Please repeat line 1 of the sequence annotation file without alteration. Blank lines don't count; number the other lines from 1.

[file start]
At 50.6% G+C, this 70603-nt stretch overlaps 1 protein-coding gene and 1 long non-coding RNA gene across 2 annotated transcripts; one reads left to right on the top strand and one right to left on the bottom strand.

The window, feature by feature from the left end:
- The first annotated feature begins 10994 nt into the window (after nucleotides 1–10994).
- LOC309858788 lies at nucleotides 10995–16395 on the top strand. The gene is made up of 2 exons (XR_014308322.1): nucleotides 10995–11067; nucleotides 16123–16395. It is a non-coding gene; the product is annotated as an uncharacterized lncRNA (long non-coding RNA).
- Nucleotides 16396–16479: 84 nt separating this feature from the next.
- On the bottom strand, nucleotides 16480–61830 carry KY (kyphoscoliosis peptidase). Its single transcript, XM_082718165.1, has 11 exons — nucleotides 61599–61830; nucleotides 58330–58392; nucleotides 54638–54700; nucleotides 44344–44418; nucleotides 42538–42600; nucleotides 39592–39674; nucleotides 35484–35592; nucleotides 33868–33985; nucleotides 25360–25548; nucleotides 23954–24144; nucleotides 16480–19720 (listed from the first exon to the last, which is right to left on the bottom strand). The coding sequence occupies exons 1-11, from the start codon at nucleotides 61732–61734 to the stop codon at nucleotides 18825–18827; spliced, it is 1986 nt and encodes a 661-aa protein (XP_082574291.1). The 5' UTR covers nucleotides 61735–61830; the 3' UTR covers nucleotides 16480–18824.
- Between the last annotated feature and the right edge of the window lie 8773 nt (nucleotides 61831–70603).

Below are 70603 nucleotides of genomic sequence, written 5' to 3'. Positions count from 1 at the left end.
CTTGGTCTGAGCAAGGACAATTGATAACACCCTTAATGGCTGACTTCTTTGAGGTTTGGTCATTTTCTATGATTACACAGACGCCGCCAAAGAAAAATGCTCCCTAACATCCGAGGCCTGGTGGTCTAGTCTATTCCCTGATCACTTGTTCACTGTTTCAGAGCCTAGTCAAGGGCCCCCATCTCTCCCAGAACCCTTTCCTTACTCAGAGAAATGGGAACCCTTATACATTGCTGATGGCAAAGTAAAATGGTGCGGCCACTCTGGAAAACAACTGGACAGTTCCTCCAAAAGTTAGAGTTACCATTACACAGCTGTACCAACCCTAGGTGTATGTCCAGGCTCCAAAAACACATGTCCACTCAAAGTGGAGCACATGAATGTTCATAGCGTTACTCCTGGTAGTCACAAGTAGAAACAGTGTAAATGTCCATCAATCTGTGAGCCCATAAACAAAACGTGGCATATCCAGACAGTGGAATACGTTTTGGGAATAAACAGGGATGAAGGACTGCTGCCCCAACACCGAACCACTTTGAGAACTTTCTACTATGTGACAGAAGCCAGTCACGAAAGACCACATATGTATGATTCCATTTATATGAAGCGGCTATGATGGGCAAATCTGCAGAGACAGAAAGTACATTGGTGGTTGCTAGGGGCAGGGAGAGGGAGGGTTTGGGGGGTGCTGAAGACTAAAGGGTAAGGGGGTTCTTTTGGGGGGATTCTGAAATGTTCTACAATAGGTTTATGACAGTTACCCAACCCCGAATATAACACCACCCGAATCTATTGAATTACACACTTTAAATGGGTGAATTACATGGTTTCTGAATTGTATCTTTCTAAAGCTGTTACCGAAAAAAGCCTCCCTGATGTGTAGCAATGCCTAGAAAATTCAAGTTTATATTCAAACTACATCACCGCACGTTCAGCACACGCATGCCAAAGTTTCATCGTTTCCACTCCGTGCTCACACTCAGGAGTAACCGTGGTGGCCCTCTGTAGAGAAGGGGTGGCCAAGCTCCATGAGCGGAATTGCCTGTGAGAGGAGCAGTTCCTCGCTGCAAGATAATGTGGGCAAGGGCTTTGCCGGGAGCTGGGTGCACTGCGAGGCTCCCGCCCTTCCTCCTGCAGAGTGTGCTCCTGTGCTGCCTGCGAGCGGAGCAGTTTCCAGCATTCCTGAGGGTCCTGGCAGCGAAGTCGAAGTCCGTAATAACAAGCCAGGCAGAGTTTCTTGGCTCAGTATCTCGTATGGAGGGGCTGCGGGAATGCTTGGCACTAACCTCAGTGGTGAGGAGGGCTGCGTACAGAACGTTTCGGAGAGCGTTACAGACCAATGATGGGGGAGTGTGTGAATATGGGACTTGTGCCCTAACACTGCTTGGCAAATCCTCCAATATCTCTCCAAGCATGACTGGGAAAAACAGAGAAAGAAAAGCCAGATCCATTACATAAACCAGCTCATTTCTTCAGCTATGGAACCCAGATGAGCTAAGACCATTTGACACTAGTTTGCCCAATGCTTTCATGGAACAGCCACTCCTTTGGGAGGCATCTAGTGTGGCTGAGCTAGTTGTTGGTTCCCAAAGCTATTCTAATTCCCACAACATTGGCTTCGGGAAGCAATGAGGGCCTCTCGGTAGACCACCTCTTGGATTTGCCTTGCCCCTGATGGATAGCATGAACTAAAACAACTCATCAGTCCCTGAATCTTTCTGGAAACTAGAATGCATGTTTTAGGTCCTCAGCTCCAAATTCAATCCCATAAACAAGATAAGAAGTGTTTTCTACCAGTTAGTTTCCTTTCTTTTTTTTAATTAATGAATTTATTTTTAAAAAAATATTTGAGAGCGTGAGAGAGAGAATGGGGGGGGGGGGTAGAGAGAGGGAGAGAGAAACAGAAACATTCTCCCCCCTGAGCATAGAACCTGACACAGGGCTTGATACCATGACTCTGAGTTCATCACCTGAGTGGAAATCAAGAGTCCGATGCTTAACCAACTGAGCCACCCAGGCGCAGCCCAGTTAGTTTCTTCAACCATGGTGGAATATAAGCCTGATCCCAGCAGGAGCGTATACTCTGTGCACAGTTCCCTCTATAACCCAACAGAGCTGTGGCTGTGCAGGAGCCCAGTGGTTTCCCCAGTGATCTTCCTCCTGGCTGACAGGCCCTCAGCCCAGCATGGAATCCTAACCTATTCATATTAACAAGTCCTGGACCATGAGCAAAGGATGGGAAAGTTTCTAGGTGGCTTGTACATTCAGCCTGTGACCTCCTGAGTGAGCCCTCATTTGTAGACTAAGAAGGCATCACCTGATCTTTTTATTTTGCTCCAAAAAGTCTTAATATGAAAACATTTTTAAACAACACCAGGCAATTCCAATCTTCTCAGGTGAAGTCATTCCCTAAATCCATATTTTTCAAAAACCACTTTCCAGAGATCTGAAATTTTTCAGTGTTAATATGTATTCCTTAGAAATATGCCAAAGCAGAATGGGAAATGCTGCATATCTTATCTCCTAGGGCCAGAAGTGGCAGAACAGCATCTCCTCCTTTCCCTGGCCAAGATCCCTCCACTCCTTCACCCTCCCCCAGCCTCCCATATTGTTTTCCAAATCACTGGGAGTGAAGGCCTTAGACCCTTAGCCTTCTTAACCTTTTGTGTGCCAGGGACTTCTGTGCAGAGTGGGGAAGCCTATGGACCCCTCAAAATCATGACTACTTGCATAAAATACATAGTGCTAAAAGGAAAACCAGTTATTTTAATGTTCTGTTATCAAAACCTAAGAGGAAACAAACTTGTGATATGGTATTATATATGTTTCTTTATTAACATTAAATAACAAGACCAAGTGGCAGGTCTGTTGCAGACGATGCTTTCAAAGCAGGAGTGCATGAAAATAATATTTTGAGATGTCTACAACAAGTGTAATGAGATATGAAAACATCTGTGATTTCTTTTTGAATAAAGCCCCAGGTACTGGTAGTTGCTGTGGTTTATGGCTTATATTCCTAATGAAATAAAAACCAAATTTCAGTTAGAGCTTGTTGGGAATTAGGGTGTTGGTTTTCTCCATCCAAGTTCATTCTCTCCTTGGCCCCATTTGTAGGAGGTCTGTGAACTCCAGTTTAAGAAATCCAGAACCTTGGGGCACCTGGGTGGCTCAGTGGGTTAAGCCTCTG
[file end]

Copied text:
At 50.6% G+C, this 70603-nt stretch overlaps 1 protein-coding gene and 1 long non-coding RNA gene across 2 annotated transcripts; one reads left to right on the top strand and one right to left on the bottom strand.